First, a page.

Food trucks have grown in popularity at an exponential rate alongside the growth in social media usage; but are they an inventory management dream scenario, or a nightmare waiting to happen? We’re going to look at the different elements that will help you make that final decision. Let’s jump in and start with potential issues that may arise.
The larger issue of the two is over-ordering. As space is limited on food trucks, any additional inventory not on the truck must be stored in appropriate storage locations. This required storage creates not only an immediate additional cost, but also a potential loss on perishable inventory that may not be used before going bad. While you may have additional inventory on hand if you should run out on the truck, it’s a large risk to take. On the flip side, you may be over-ordering in order to meet a supplier imposed minimum, as opposed to running the risk of incurring penalties.
The other half of this issue is under-ordering to meet demand based on historical numbers, or you have much higher demand than expected, creating a potential shortage of inventory, and running under capacity. This means that if the truck runs out of ingredients, some popular dishes may have to be removed from the menu, or the truck may have to close entirely until more inventory is available. If you want to stay open and not remove those dishes until your next order of inventory arrives, you’ll need to run out to a store and spend more on your ingredients than you originally would.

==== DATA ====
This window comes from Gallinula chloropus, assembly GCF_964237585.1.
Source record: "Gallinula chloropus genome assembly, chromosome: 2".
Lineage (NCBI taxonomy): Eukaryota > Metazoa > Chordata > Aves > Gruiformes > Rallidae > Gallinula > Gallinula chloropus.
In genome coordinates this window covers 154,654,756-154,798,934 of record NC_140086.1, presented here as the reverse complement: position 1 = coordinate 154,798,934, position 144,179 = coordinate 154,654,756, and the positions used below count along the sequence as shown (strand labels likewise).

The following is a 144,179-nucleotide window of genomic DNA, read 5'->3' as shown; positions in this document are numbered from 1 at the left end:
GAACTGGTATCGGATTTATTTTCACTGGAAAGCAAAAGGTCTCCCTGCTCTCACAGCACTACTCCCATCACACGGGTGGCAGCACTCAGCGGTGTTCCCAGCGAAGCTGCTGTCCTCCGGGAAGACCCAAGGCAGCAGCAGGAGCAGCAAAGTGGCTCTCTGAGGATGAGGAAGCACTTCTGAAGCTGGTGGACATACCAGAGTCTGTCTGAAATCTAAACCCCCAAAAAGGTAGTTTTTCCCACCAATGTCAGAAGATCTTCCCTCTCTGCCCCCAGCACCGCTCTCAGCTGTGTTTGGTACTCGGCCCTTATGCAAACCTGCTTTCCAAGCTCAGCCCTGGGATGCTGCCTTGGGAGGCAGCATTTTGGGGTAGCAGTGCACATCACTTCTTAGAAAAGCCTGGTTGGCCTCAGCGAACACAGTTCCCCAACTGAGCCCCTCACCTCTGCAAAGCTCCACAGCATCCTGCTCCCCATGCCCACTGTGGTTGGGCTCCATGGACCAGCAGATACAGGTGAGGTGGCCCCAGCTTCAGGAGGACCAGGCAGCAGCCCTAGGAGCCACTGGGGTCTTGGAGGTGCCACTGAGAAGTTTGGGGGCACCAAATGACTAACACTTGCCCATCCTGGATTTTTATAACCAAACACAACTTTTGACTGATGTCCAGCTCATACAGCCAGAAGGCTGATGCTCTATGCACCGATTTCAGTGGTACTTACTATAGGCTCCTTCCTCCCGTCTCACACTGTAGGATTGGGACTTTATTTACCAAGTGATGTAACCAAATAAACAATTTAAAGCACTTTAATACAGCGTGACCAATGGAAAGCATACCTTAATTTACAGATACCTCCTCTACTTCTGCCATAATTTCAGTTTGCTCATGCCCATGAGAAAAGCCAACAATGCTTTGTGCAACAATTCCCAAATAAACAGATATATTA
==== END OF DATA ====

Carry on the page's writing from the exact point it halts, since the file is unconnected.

While over and under-ordering are key issues when it comes to managing inventory on your food truck, these issues can be attributed to the overarching issue of the variable demand and nature of food trucks. Weather, location, and general demand of the final product, among other variables, have great effects on the overall inventory requirements of the truck. Due to this variability, it may be difficult to order based on historical data or making general estimations.
Now that we’ve looked at some of the difficulties of food truck inventory management, there are silver linings that exist.
By having a limited menu, you’re able to make recipe and menu costing a straightforward process. Using many of the same ingredients across many recipes allows you to minimize the time counting the individual ingredients, leaving less room for error.
Waste is Minimized
If ordering is done properly, inventory levels will be such that inventory turnover will occur frequently, leading to lower levels of waste, and ultimately a lower food… and who doesn’t love a lower food cost?
Fewer Storage Areas
Provided you don’t have secondary storage, you’ll only have one location to count inventory, and that’s on your truck. This makes it faster and easier to track inventory losses, making it easier to get accurate counts. If you do have secondary storage, your areas should still be fewer than that of a restaurant with a permanent location. Ideally, you would have storage areas for dry, refrigerated, and frozen, and finally on your truck.
As we can see, there are upsides and downsides to managing inventory on a food truck, and having a software solution, such as Optimum Control, makes the process easier and streamlined. Whether it’s a nightmare or dream is dependent on your business practices, and how your operations are organized.